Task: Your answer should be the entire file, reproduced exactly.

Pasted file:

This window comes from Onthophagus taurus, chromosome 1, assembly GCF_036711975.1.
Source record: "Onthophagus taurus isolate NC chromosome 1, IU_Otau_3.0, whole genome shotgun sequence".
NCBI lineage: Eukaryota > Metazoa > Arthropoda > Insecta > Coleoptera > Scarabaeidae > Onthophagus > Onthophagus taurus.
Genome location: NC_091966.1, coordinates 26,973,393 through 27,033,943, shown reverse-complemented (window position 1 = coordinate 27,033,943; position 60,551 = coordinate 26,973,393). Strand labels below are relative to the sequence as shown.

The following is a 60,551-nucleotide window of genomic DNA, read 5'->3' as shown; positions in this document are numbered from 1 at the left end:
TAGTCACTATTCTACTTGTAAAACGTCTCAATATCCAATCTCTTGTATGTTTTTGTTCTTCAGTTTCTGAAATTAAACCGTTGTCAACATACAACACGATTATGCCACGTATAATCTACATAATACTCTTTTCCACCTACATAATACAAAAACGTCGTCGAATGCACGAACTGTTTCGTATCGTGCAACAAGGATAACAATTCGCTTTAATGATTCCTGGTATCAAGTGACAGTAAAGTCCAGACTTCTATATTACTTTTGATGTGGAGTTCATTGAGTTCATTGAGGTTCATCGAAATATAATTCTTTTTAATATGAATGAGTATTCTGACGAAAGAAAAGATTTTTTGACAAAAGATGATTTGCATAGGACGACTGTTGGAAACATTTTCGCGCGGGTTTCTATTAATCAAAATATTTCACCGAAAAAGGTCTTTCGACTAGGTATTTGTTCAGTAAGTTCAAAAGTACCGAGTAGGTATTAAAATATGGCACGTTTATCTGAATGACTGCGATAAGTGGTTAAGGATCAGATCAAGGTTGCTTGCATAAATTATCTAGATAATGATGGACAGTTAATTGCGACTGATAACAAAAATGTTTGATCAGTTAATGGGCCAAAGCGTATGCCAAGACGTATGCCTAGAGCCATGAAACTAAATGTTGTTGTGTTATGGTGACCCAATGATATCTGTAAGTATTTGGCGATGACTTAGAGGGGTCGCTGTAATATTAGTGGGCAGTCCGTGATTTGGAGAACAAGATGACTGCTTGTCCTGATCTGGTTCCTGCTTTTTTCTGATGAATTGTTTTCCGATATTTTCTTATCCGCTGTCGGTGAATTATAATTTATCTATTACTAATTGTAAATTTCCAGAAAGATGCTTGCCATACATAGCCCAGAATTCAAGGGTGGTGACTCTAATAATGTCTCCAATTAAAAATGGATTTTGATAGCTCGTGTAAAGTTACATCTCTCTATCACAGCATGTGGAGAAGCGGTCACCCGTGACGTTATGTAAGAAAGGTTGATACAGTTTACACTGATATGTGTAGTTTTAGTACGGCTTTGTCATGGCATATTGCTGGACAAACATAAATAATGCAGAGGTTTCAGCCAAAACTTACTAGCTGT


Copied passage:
This window comes from Onthophagus taurus, chromosome 1, assembly GCF_036711975.1.
Source record: "Onthophagus taurus isolate NC chromosome 1, IU_Otau_3.0, whole genome shotgun sequence".
NCBI lineage: Eukaryota > Metazoa > Arthropoda > Insecta > Coleoptera > Scarabaeidae > Onthophagus > Onthophagus taurus.
Genome location: NC_091966.1, coordinates 26,973,393 through 27,033,943, shown reverse-complemented (window position 1 = coordinate 27,033,943; position 60,551 = coordinate 26,973,393). Strand labels below are relative to the sequence as shown.

The following is a 60,551-nucleotide window of genomic DNA, read 5'->3' as shown; positions in this document are numbered from 1 at the left end:
TAGTCACTATTCTACTTGTAAAACGTCTCAATATCCAATCTCTTGTATGTTTTTGTTCTTCAGTTTCTGAAATTAAACCGTTGTCAACATACAACACGATTATGCCACGTATAATCTACATAATACTCTTTTCCACCTACATAATACAAAAACGTCGTCGAATGCACGAACTGTTTCGTATCGTGCAACAAGGATAACAATTCGCTTTAATGATTCCTGGTATCAAGTGACAGTAAAGTCCAGACTTCTATATTACTTTTGATGTGGAGTTCATTGAGTTCATTGAGGTTCATCGAAATATAATTCTTTTTAATATGAATGAGTATTCTGACGAAAGAAAAGATTTTTTGACAAAAGATGATTTGCATAGGACGACTGTTGGAAACATTTTCGCGCGGGTTTCTATTAATCAAAATATTTCACCGAAAAAGGTCTTTCGACTAGGTATTTGTTCAGTAAGTTCAAAAGTACCGAGTAGGTATTAAAATATGGCACGTTTATCTGAATGACTGCGATAAGTGGTTAAGGATCAGATCAAGGTTGCTTGCATAAATTATCTAGATAATGATGGACAGTTAATTGCGACTGATAACAAAAATGTTTGATCAGTTAATGGGCCAAAGCGTATGCCAAGACGTATGCCTAGAGCCATGAAACTAAATGTTGTTGTGTTATGGTGACCCAATGATATCTGTAAGTATTTGGCGATGACTTAGAGGGGTCGCTGTAATATTAGTGGGCAGTCCGTGATTTGGAGAACAAGATGACTGCTTGTCCTGATCTGGTTCCTGCTTTTTTCTGATGAATTGTTTTCCGATATTTTCTTATCCGCTGTCGGTGAATTATAATTTATCTATTACTAATTGTAAATTTCCAGAAAGATGCTTGCCATACATAGCCCAGAATTCAAGGGTGGTGACTCTAATAATGTCTCCAATTAAAAATGGATTTTGATAGCTCGTGTAAAGTTACATCTCTCTATCACAGCATGTGGAGAAGCGGTCACCCGTGACGTTATGTAAGAAAGGTTGATACAGTTTACACTGATATGTGTAGTTTTAGTACGGCTTTGTCATGGCATATTGCTGGACAAACATAAATAATGCAGAGGTTTCAGCCAAAACTTACTAGCTGT